News

Budget aged care funding must be tied to residents’ care

Tuesday 2nd April, 2019

The country’s largest union, the Australian Nursing and Midwifery Federation (ANMF), says the Morrison Government must guarantee that any new funding for aged care in tonight’s Budget, is transparent and accountable and tied to ensuring the provision of safe, best practice care for every elderly Australian.

In its pre-Budget Submission, the ANMF says 2018 “proved to be another year of progressively disturbing revelations of poor care for our elderly because of the problems in the aged care sector.”

ANMF Federal Secretary, Annie Butler, said instances of inadequate, substandard and missed care episodes “are not isolated, exceptional or occasional, they are systemic, widespread and even the norm” in nursing homes.

“The problems in aged care are well-known and well-documented, as we’ve heard in evidence presented to the Royal Commission so far, problems that are now a matter of national concern,” Ms Butler said.

“Our research and evidence have shown that chronic understaffing in aged care homes continues to be a key contributor in the neglect and abuse of elderly residents, because without legislated minimum staffing requirements to mandate minimum numbers and type of nursing and care staff, providers are able to employ a decreasing number of nurses, despite growing numbers of residents with complex care needs.”

Last year, the ANMF-commissioned a Report prepared by the Tax Justice Network – Australia, Tax avoidance by for-profit aged care companies: profit shifting on public funds, which showed that the top six for profit providers received $2.17 Billion in government subsidies, but paid little, or no tax, at a time when the number of care hours for residents has been slashed to dangerously low levels.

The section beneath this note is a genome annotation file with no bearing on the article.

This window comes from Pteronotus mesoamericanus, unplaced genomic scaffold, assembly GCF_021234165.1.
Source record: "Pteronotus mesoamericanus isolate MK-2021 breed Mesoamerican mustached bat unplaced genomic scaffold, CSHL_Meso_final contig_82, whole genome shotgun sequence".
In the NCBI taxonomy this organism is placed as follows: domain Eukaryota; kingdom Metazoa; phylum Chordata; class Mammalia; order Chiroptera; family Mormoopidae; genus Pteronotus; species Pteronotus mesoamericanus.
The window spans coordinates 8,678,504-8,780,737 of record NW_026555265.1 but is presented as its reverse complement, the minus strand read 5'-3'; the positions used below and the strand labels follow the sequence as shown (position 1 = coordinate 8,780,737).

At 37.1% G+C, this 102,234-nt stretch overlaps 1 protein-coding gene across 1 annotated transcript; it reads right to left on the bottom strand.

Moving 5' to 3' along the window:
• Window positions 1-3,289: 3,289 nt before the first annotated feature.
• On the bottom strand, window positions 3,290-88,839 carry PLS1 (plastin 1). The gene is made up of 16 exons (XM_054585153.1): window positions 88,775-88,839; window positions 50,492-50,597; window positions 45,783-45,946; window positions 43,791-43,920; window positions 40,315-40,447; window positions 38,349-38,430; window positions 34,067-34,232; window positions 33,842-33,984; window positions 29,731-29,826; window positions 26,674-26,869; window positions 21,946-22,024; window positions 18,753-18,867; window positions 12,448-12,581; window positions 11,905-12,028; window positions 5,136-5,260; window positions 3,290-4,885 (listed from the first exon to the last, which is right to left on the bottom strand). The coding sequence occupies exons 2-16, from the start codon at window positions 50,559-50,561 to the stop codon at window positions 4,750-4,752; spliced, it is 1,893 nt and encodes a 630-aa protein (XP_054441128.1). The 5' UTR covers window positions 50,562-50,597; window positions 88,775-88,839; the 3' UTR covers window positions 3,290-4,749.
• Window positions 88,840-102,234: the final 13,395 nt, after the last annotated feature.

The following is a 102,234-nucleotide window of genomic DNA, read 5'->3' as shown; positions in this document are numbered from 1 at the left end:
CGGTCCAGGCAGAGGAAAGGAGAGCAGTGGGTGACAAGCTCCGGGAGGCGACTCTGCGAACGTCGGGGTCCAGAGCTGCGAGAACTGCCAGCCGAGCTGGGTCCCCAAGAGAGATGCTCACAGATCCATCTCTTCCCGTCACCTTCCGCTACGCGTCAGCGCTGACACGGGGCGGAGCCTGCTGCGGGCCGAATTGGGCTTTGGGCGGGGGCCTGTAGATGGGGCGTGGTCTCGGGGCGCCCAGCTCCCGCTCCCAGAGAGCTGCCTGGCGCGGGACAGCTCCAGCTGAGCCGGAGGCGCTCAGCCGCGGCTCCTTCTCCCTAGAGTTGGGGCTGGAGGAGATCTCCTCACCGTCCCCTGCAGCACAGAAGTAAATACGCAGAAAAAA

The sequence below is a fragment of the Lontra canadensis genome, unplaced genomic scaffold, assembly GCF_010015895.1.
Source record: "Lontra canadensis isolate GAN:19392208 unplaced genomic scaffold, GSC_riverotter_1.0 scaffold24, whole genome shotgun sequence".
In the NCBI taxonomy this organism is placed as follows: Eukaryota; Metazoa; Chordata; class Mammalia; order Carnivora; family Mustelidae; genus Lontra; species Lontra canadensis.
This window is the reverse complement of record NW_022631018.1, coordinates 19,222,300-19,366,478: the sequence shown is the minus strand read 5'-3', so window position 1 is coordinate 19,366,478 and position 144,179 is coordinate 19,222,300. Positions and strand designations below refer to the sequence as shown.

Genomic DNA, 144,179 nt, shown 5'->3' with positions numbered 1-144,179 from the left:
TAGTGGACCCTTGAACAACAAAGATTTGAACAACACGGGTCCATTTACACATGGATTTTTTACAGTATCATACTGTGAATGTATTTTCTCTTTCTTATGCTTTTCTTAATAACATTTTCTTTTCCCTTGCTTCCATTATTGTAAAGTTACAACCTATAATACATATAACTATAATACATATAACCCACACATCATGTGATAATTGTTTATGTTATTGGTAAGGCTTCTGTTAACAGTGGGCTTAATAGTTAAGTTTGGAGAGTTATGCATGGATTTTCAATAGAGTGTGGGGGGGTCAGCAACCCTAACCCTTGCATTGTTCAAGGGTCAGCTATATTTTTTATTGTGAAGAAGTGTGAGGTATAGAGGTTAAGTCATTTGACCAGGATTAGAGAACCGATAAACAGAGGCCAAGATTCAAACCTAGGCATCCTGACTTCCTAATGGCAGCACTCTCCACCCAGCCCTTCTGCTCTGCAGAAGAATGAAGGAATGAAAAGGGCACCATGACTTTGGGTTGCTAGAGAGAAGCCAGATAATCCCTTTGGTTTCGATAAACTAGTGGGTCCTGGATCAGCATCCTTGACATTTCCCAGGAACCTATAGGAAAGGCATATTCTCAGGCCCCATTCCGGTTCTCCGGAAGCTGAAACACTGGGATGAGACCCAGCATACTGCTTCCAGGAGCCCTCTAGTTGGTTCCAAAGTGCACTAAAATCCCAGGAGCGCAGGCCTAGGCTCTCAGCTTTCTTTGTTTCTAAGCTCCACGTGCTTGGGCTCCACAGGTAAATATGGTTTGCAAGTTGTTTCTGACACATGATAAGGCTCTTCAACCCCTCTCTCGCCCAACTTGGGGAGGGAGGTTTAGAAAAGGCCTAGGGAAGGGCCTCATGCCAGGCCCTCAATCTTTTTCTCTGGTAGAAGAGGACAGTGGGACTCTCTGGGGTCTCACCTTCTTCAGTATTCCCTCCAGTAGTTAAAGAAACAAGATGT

“As the report found, the large, for-profit providers are using complex corporate structures and other loopholes to maximise their profits and pay little or no tax, whilst taking advantage of the Government’s generous, taxpayer-funded subsidies,” Ms Butler explained.

“It’s concerning that currently, funding for aged care isn’t tied to ensuring safe, quality care for residents. That’s why the ANMF is calling on the Government to ensure any additional funding for aged care in the Budget is transparent and accountable. Providers should only receive taxpayer funding if they can prove it will be spent on the care of elderly nursing home residents, not boosting their bottom-line.”

In its pre-Budget Submission, the ANMF’s key recommendations include:

  • Introduce legislative changes that ensure mandatory minimum staffing levels and hours of care for all nursing home residents;
  • Establish an appropriate education and training framework to support the development of skills and workforce numbers needed to achieve minimum staffing requirements, in collaboration with the Aged Services Industry Reference Committee;
  • Implementation of a licensing scheme for aged care workers to ensure that the best workforce is available and adequately trained;
  • Determine and fund staged staffing increases required in nursing homes, commencing 1 July 2019;
  • Fund wage increases for all aged care workers to assist with recruitment and retention of quality workers.

“Older Australians don’t deserve the pain and suffering that many of them are currently experiencing because of the flaws in the aged care system. They deserve affordable, accessible, best-outcome care, provided by the right numbers of highly-trained nurses and qualified care staff,” Ms Butler added.

Authorised by Annie Butler, ANMF Federal Secretary. 1/365 Queen St, Melbourne.

The ANMF, with over 275,000 members, is the industrial and professional voice for nurses, midwives and assistants in nursing in Australia.

Media contact: Richard Lenarduzzi on 0411 254390